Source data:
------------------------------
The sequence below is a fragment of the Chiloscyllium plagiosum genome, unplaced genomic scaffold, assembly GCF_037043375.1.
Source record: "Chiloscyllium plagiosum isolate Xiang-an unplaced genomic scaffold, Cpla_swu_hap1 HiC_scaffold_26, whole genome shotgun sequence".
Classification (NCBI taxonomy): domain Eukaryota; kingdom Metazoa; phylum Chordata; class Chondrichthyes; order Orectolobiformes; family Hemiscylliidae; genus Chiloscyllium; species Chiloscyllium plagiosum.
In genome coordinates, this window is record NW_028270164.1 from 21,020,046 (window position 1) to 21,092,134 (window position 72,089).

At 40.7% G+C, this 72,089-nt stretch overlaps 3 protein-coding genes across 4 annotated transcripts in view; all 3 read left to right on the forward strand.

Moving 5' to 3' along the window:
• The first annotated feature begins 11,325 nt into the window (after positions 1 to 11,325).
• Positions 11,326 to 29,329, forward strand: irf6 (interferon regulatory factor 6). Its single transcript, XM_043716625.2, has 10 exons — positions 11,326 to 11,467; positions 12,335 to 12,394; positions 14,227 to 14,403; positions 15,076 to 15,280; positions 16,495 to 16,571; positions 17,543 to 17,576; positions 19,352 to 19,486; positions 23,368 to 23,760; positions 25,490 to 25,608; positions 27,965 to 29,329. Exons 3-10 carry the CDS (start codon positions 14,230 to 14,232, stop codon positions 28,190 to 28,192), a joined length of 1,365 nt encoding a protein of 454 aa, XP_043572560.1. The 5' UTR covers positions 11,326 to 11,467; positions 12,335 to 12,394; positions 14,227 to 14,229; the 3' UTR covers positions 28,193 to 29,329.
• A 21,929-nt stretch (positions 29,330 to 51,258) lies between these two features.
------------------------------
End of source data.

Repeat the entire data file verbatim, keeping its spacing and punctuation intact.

The sequence below is a fragment of the Chiloscyllium plagiosum genome, unplaced genomic scaffold, assembly GCF_037043375.1.
Source record: "Chiloscyllium plagiosum isolate Xiang-an unplaced genomic scaffold, Cpla_swu_hap1 HiC_scaffold_26, whole genome shotgun sequence".
Classification (NCBI taxonomy): domain Eukaryota; kingdom Metazoa; phylum Chordata; class Chondrichthyes; order Orectolobiformes; family Hemiscylliidae; genus Chiloscyllium; species Chiloscyllium plagiosum.
In genome coordinates, this window is record NW_028270164.1 from 21,020,046 (window position 1) to 21,092,134 (window position 72,089).

At 40.7% G+C, this 72,089-nt stretch overlaps 3 protein-coding genes across 4 annotated transcripts in view; all 3 read left to right on the forward strand.

Moving 5' to 3' along the window:
• The first annotated feature begins 11,325 nt into the window (after positions 1 to 11,325).
• Positions 11,326 to 29,329, forward strand: irf6 (interferon regulatory factor 6). Its single transcript, XM_043716625.2, has 10 exons — positions 11,326 to 11,467; positions 12,335 to 12,394; positions 14,227 to 14,403; positions 15,076 to 15,280; positions 16,495 to 16,571; positions 17,543 to 17,576; positions 19,352 to 19,486; positions 23,368 to 23,760; positions 25,490 to 25,608; positions 27,965 to 29,329. Exons 3-10 carry the CDS (start codon positions 14,230 to 14,232, stop codon positions 28,190 to 28,192), a joined length of 1,365 nt encoding a protein of 454 aa, XP_043572560.1. The 5' UTR covers positions 11,326 to 11,467; positions 12,335 to 12,394; positions 14,227 to 14,229; the 3' UTR covers positions 28,193 to 29,329.
• A 21,929-nt stretch (positions 29,330 to 51,258) lies between these two features.